Electronic (or digital) thermostats can be programmed for automatic adjustment of the set-point temperature based on time of day and day of week. These help conserve energy; they can lower the temperature during sleeping hours or when your home is not occupied.
Thermostats should be installed and maintained by professionals. Special anticipator settings on the thermostat match its operation with the operation of the furnace. If you replace a thermostat, make sure that this anticipator setting is done properly.
Thermostats are very sensitive. Your thermostat should be level, out of direct sunlight, and away from direct heat sources. If a thermostat develops a major problem, the usual recommendation is replacement rather than repair, because much better electronic thermostats with modern setback capabilities are readily available at reasonable prices.
Warm Air Furnace
The most common type of warm air (forced air) furnace provides heat by burning a fossil fuel to warm air and then distributing the warm air inside your home. The heat source is confined within a heat exchanger inside the furnace housing. For gas, propane, and oil systems, the fuel is burned inside or below a heat exchanger. The hot products of combustion flow through the heat exchanger and up a chimney or are drawn out through a vent pipe.
The hot products of combustion warm the metal of the heat exchanger. After a minute or so, when the heat exchanger’s metal is warm, the circulating (furnace) fan starts. This fan circulates air across the hot metal on the outside of the heat exchanger. The heated air warms your home.
For homes without basements or crawl spaces, warm air furnaces can be located in attics or closet spaces. The typical warm air furnace located in an attic or crawl space uses the same components as a basement (upflow type) furnace, but the furnace is often designed to operate horizontally to save space.
Furnaces for homes built on a concrete slab are located in the attic or in a closet. For the closet installations, a downflow warm air furnace may be used. These furnaces are similar to the upflow furnace, but the components are reversed. The heat supply ducts are in the floor slab. Homes on slabs can also have a warm air furnace in a closet using a typical upflow furance – the supply ducts will be in the attic and the return will be through the halls or in the floor slab.
The efficiency of gas furnaces has improved dramatically in recent years. Standard (60%) warm air furnaces have been improved with electronic ignition devices to eliminate the standing pilot light and prevent this heat loss. These furnaces have also been improved with a motor-operated flue damper in the pipe that goes to the chimney. When the burner is on, the damper is open. When the burner is off, the damper closes and eliminates the draft up the chimney, saving energy. These improvements will make a 60% furnace operate at about 65 to 70% efficiency.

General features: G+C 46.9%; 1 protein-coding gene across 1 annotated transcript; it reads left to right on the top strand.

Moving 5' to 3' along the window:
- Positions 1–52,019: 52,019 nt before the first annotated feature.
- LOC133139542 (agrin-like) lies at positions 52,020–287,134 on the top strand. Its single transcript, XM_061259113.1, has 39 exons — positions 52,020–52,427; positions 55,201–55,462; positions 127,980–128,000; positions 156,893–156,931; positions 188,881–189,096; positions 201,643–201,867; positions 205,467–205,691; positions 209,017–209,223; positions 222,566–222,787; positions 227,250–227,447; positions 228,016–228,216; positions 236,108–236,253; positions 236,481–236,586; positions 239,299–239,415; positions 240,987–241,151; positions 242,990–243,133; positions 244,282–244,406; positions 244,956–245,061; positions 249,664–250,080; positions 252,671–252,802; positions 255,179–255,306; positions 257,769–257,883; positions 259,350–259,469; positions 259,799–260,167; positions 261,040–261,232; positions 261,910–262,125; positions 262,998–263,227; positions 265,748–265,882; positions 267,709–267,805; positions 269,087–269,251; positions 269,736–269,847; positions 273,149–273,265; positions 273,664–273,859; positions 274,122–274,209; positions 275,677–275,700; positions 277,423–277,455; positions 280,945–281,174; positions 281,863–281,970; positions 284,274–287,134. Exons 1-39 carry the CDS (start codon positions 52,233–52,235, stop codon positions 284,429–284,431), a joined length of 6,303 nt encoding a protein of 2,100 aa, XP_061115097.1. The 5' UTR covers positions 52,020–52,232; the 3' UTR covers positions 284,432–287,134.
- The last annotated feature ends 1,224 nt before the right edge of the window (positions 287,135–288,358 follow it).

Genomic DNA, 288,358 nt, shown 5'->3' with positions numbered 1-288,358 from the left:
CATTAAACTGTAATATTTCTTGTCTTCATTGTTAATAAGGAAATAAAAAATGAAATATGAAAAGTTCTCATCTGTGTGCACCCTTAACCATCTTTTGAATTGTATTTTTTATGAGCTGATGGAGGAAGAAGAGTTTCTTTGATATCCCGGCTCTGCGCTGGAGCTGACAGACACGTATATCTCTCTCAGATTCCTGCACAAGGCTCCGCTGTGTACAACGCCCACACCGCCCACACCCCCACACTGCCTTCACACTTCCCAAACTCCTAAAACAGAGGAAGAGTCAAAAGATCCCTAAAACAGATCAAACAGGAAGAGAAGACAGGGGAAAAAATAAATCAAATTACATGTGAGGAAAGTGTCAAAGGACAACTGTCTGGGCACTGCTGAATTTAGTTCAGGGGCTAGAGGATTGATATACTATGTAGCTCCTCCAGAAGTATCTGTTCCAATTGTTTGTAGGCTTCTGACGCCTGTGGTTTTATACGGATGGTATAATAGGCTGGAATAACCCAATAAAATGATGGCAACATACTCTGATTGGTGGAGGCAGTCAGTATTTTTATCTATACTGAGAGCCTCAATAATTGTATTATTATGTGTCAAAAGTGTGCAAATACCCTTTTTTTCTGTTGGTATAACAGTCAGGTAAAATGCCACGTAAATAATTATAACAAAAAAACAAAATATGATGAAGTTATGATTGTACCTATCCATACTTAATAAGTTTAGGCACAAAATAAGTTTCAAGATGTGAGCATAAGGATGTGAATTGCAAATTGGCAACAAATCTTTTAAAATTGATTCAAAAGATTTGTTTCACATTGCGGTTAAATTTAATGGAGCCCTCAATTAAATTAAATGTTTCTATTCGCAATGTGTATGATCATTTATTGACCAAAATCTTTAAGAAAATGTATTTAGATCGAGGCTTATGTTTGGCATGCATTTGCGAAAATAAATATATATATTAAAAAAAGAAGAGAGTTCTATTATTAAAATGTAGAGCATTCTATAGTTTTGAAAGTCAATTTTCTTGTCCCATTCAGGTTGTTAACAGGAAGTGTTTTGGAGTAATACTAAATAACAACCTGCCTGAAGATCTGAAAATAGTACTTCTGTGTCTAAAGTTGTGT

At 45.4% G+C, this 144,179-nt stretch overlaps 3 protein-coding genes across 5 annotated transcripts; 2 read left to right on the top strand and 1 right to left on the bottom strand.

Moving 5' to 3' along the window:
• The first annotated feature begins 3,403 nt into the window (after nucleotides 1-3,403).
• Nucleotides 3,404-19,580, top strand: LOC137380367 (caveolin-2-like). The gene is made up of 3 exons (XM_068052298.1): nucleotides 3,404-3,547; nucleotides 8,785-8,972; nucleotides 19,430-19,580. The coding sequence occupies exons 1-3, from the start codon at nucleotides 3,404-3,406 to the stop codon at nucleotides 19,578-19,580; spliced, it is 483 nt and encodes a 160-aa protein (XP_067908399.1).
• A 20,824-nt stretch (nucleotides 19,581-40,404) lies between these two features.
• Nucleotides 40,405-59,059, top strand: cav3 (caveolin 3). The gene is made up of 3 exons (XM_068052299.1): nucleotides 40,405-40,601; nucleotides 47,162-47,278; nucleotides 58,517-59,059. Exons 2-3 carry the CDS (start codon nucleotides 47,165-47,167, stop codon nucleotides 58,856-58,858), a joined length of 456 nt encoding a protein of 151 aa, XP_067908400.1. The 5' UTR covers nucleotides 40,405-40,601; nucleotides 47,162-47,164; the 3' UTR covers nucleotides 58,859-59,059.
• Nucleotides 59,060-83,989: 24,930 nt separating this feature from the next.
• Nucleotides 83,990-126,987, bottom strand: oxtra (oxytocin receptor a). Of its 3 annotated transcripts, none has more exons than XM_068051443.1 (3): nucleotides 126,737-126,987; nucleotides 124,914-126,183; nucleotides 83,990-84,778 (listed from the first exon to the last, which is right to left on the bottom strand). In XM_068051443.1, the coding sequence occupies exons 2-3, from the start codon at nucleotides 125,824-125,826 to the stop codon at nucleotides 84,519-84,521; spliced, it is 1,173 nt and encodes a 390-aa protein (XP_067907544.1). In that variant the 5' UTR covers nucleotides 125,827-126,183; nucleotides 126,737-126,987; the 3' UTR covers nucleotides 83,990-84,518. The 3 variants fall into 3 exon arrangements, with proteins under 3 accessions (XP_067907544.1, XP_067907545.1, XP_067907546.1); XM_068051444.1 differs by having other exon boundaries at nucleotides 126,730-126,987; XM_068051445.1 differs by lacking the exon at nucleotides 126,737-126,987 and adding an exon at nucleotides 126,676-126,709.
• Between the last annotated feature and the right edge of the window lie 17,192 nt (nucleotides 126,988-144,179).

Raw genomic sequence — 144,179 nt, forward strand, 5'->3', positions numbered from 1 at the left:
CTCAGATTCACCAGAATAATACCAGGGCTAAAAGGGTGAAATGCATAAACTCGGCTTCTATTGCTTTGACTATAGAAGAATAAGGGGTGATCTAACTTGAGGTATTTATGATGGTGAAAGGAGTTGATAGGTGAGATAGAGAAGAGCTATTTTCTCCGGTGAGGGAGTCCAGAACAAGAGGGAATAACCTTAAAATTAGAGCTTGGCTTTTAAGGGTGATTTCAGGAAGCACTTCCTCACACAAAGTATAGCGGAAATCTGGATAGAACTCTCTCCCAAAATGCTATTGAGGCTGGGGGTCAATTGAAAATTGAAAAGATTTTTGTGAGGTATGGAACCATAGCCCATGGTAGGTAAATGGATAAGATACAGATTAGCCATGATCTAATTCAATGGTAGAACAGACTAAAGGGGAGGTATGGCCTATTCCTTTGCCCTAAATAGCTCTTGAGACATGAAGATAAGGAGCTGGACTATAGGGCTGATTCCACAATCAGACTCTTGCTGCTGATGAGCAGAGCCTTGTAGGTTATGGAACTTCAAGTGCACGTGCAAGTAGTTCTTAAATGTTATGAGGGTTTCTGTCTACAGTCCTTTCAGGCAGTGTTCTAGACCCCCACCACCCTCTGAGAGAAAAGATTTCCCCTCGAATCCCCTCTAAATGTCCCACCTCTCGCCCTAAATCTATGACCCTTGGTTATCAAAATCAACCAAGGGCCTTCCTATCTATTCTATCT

You will find 80% efficiency furnaces that use a draft fan to force the products of combustion up the chimney. You will find 90%+ efficiency furnaces that vent with plastic PVC pipe. These higher efficiency furnaces squeeze so much energy out of the products of combustion that they need special fans to help remove the products of combustion; the combustion gas is not hot enough to naturally draft up the chimney.
In an electric warm air furnace, air circulates directly over an electrical resistance-heating element.
A propane gas furnace is similar to a natural gas furnace but uses a different burner and control system designed for propane.
A warm air furnace recirculates air in your home. It does not draw in outside air unless there are special provisions for an outside air supply (which is not common). The fan circulates the air, which is drawn from the return grills and ducts inside your home and discharged through the supply grills. There will be a furnace air filter located near the fan; you must maintain this filter.
Warm air or forced air furnaces have a circulating fan or blower located near the heat exchanger. This fan circulates the house air over the warm metal of the heat exchanger inside the furnace. The fan may be powered directly by a fan motor mounted inside the fan housing. A motor through a belt and pulley arrangement may also power the fan.
Newer furnaces will also have a safety switch built into the fan access door. When the fan chamber door is removed, this switch shuts the furnace off. This is a safety device that prevents accidental injury from the moving part of the fan system. If you ever have a situation with no heat or no air conditioning, you should check this access door and safety switch. A loose fan access door can inadvertently shut the system down.